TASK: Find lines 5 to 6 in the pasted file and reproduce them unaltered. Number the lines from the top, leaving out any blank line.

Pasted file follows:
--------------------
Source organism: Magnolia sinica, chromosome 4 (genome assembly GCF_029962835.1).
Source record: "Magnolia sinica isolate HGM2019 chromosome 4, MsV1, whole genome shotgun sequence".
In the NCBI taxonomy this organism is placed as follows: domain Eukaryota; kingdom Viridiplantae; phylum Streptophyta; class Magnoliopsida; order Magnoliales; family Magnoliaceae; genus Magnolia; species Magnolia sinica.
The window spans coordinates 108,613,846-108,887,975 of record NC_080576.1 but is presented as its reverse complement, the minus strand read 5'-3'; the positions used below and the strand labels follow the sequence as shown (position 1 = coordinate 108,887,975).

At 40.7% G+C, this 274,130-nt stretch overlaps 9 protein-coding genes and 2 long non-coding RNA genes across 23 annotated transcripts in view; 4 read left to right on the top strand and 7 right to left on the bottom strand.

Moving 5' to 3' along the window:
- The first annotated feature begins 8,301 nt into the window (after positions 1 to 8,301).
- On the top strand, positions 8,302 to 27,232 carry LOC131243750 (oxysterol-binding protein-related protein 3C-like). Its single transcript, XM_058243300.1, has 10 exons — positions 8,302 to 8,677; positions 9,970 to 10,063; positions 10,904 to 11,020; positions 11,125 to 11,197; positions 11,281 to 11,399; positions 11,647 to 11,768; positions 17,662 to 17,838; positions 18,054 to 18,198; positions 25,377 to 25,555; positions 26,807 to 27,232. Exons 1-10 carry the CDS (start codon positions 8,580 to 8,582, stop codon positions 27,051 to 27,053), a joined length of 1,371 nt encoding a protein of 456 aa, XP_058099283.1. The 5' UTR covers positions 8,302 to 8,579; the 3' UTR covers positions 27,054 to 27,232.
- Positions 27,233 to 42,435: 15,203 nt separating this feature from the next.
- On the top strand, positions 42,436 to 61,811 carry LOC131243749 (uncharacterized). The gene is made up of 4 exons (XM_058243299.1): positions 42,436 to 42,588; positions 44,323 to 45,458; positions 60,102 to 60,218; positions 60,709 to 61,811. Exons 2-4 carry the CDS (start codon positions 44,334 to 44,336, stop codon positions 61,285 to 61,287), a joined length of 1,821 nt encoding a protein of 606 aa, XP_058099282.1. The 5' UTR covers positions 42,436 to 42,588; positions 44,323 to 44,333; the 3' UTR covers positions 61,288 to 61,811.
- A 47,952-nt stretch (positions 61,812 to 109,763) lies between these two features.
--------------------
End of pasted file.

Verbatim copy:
At 40.7% G+C, this 274,130-nt stretch overlaps 9 protein-coding genes and 2 long non-coding RNA genes across 23 annotated transcripts in view; 4 read left to right on the top strand and 7 right to left on the bottom strand.

Moving 5' to 3' along the window: